We are, yeah. And a lot of this, for better or for worse, has been accelerated tremendously through the pandemic. I mean, I will tell you, the number of people who even knew how to do a screen share using Zoom two years ago is vastly different than today. And now it is sort of expected and normal to do these types of interactions and make them comfortable and seamless. And that’s just a really simple example, but yet profound because we couldn’t even have imagined doing these things three years ago. We would have been on a plane, flying to go meet together. You and I would be in a room together. It would be that type of thing.

And now it’s just, it seems a bit inconvenient to even do it any other way in some cases. But it is really all about making sure that we establish a balance among all these different things. If we allow everything to go too far in one direction, we start to lose the goodness of the original things that we were doing. There’s always something good. And I think I live in a perpetual state of awareness of trade-offs in that there’s nothing that is the silver bullet, there’s no perfect solution. And I think about, you know, what are the trade-offs of digital learning and what are some of the benefits of that and what are some of the things that aren’t so good and what are the benefits of in-person, what are good and what are not. And what we look for at Unboxed is how we can blend those together in their best ways.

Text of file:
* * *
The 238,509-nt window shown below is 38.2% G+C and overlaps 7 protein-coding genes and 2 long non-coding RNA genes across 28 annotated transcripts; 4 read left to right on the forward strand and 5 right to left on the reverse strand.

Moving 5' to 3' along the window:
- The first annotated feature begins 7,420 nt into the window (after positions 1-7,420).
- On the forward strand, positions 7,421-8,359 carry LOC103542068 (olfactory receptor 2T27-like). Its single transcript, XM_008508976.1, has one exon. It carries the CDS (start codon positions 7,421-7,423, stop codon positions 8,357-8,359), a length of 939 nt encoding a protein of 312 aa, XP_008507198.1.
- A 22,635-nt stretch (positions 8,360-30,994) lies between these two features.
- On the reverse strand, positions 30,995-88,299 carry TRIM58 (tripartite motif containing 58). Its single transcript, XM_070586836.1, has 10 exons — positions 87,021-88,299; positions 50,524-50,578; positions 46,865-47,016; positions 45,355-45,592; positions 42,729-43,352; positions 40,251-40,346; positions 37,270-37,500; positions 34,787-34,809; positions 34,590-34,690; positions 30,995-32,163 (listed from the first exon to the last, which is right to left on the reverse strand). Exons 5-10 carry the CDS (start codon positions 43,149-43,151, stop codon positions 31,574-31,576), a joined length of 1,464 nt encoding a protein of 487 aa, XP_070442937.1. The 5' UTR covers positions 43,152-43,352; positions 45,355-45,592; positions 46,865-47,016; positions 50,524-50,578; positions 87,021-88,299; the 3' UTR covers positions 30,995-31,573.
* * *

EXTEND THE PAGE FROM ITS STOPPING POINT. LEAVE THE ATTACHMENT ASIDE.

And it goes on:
And so when you mentioned, you know, automation and whatnot a moment ago, it makes me think about how we have to create the opportunity for just-in-time training and moments in time where I can train inside the day versus make it big events. And so there’s a term that’s out there in our space that’s referred to as in the flow of work. And that concept is that I can learn things on demand or in the flow while I’m doing something. And it’s really no different than the help button in a lot of the software you see or, you know, somebody next to you pointing over your shoulder saying, hey, just click right here or do this thing while you’re in the flow, right?

But now that we’re working in so much of an asynchronous way and we’re in, you know, different time zones even and things like that. We need different tools and different technology and different content to help us learn things when we need to learn things or at the point of need is how I refer to it. And so while there’s different technology that’s helping with that, a lot of it still comes down to a human anticipating what is somebody going to need at that moment and finding the right amount of content and the right places to point people to go and learn those things. Inside that is an agility all in itself.

This idea that the generations that are entering and predominantly in the workforce now either grew up with on some level or their entire life have only known the internet. And I’ll speak for myself in saying that I really didn’t start using the internet until college. You know, that was kind of the point in time for me. But so much of the the workforce today grew up with it. And so what do you do when you need something? You go to Google and you solve for it. And companies have to start thinking about how they act more like Google versus a top down view of like, you’re an employee, you need to know these things because I said so.